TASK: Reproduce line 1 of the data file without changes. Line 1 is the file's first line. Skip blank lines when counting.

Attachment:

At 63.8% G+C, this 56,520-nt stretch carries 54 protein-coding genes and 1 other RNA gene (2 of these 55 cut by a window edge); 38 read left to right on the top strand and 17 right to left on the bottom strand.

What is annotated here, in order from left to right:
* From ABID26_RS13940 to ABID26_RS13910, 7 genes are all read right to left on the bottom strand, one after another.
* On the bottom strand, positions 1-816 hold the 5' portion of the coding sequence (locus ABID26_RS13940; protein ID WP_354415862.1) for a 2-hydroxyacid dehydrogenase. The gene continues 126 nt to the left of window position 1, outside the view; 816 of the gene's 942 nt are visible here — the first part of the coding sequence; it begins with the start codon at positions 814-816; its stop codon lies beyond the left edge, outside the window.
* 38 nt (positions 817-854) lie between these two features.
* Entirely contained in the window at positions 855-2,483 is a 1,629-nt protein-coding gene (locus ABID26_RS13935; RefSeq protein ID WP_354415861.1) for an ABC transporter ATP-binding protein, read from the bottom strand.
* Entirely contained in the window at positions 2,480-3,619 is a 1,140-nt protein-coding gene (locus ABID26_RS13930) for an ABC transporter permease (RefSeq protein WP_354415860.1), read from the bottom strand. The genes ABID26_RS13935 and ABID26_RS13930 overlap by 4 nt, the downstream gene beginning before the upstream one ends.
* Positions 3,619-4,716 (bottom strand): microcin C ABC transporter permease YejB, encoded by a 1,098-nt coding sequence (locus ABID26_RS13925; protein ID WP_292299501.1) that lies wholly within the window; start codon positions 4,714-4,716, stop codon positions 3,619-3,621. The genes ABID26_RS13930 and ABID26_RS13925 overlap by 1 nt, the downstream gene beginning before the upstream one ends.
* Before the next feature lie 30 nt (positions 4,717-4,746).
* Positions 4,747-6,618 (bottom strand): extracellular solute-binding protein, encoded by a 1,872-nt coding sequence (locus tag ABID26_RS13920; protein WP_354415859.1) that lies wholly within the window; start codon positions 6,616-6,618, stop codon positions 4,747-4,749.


At 63.8% G+C, this 56,520-nt stretch carries 54 protein-coding genes and 1 other RNA gene (2 of these 55 cut by a window edge); 38 read left to right on the top strand and 17 right to left on the bottom strand.